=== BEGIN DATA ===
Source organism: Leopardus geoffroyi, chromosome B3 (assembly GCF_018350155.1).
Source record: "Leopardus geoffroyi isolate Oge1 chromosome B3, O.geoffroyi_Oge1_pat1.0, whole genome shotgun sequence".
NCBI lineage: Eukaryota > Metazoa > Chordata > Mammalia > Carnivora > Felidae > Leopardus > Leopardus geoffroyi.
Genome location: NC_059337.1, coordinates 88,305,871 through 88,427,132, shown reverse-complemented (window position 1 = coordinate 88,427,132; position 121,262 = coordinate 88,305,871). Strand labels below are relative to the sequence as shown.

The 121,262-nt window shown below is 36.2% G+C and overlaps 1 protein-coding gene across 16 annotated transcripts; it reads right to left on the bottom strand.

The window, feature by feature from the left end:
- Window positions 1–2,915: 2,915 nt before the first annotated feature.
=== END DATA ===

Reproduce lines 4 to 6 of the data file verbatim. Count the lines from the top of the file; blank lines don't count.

Genome location: NC_059337.1, coordinates 88,305,871 through 88,427,132, shown reverse-complemented (window position 1 = coordinate 88,427,132; position 121,262 = coordinate 88,305,871). Strand labels below are relative to the sequence as shown.

The 121,262-nt window shown below is 36.2% G+C and overlaps 1 protein-coding gene across 16 annotated transcripts; it reads right to left on the bottom strand.

The window, feature by feature from the left end: